Why do mosquitoes use two modes of drinking? An analytical test of a blockage clearing hypothesis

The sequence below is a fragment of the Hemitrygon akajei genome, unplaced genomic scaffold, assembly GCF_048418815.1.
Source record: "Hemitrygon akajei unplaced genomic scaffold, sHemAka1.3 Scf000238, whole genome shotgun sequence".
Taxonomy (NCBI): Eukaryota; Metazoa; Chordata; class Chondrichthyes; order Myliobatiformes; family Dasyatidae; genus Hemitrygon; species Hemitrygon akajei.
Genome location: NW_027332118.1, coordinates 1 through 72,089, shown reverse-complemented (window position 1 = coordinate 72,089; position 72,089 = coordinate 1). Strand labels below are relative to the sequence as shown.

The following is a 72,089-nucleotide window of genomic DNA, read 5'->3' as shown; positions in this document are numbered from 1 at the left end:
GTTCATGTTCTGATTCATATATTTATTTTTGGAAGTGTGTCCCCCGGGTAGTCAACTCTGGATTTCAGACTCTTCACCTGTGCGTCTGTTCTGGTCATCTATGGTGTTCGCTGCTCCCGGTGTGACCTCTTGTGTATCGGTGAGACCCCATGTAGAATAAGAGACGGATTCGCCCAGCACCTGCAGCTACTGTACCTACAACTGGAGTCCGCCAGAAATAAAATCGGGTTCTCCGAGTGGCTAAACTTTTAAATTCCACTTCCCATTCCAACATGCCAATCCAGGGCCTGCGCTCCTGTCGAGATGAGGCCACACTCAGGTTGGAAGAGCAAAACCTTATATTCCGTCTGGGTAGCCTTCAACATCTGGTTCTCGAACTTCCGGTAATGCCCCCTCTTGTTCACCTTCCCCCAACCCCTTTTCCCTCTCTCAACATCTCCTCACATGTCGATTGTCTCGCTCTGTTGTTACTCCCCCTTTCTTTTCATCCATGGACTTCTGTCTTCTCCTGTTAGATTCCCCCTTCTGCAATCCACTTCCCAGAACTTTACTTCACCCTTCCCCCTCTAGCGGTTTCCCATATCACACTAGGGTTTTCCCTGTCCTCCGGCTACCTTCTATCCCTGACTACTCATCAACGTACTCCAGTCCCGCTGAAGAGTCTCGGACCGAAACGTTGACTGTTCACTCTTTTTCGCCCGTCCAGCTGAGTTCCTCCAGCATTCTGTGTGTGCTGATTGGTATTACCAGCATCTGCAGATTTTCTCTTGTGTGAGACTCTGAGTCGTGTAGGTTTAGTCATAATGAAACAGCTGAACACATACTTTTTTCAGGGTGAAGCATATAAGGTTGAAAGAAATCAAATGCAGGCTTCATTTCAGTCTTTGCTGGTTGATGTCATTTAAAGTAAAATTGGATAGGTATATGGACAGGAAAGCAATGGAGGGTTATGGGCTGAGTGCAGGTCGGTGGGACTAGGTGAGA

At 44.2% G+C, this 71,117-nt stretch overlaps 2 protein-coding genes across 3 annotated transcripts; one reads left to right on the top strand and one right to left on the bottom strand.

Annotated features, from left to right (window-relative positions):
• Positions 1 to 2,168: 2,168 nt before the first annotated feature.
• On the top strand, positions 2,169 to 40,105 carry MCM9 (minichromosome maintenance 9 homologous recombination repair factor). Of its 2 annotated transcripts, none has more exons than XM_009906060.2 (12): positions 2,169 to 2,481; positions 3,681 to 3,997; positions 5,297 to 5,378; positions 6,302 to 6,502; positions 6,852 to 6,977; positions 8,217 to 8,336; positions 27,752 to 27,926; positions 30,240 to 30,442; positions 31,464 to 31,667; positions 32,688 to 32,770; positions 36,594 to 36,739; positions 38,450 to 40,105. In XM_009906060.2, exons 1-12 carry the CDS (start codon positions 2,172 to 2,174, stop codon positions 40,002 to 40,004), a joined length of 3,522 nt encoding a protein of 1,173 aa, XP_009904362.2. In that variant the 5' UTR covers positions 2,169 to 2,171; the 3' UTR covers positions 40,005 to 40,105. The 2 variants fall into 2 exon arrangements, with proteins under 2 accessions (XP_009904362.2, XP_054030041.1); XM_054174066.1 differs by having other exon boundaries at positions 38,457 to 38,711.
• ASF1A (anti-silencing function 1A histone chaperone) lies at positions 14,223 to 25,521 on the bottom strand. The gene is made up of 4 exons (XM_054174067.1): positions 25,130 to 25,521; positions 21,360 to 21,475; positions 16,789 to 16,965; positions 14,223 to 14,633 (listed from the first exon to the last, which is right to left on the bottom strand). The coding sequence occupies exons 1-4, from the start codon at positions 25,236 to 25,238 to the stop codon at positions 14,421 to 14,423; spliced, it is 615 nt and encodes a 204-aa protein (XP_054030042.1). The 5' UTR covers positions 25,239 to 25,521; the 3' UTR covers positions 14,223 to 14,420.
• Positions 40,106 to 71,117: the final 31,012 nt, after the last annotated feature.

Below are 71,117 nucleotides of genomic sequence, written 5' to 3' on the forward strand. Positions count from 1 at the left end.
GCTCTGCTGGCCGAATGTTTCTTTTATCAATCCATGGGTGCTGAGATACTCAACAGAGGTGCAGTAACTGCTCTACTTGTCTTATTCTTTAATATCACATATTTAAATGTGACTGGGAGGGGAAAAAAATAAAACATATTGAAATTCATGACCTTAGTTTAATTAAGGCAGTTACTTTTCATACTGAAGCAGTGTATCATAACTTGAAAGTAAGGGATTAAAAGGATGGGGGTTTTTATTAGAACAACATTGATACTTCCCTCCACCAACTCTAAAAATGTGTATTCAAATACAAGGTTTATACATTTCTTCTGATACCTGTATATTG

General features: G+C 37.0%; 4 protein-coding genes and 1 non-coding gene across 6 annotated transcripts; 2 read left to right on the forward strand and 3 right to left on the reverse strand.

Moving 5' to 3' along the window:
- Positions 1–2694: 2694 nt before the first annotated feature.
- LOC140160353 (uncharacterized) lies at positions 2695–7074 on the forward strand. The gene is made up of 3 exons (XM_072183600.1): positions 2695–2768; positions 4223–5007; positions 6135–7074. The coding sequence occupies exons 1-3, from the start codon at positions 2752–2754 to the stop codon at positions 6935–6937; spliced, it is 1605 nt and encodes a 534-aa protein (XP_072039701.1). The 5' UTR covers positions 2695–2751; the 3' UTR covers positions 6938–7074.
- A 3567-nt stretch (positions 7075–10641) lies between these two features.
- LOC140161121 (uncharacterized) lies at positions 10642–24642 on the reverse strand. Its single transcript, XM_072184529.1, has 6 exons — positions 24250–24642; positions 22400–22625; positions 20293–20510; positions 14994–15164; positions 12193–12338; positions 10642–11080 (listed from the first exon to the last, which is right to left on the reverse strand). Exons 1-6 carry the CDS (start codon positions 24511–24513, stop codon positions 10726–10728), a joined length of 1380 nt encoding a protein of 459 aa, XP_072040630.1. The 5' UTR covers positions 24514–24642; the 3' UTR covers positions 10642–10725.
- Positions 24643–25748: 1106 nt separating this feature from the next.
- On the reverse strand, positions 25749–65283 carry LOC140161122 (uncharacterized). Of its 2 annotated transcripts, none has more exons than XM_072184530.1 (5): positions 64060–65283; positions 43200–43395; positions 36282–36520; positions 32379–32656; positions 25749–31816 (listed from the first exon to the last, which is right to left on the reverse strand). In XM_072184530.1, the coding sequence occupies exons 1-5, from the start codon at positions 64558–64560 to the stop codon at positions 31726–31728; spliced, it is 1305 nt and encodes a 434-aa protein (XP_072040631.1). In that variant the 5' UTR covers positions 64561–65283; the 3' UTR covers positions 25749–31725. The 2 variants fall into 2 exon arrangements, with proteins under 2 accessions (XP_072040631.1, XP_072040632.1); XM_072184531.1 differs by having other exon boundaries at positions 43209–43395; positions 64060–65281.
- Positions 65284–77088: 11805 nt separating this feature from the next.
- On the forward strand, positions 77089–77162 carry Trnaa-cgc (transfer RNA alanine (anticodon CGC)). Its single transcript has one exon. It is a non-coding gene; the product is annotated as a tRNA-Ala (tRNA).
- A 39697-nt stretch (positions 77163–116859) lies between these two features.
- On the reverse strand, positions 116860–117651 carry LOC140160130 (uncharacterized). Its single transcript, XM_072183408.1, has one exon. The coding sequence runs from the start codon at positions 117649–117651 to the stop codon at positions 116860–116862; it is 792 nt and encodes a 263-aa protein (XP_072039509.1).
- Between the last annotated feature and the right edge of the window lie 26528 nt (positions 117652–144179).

Mosquitoes drink using a pair of in-line muscular pumps in the head that draw liquid food through a long drinking channel termed as proboscis. Experimental investigations of mosquito drinking using synchrotron x-ray indicate two modes of drinking, a predominantly occurring continuous mode in which the anterior cibarial and posterior pharyngeal pumps expand cyclically at a constant phase difference and an isolated burst mode in which the pharyngeal pump expansion is several orders of magnitude larger than in the continuous mode. The objective of this thesis is to explain the mechanics and functional implication of this two-pump dual mode drinking of a mosquito. A reduced order mathematical model suggests that the primary role of the pharyngeal pump is in the burst mode. Since the precise geometry of the pump during drinking is yet not known, the drinking mechanism is modeled using different pump geometries based on morphological constraints in the animal. The model shows the continuous mode as being more effective in terms of energy expenditure, while the burst mode creates a large pressure difference across the proboscis which might be used to clear an obstruction in the channel or prime the channel. The hypothesis regarding the ability of a mosquito to self-clear an obstruction is analyzed by modeling the presence of an air bubble inside the system. The model indicates that air bubbles maybe able to stop flow during continuous mode drinking, and these same bubbles can be cleared by switching temporarily to burst mode drinking.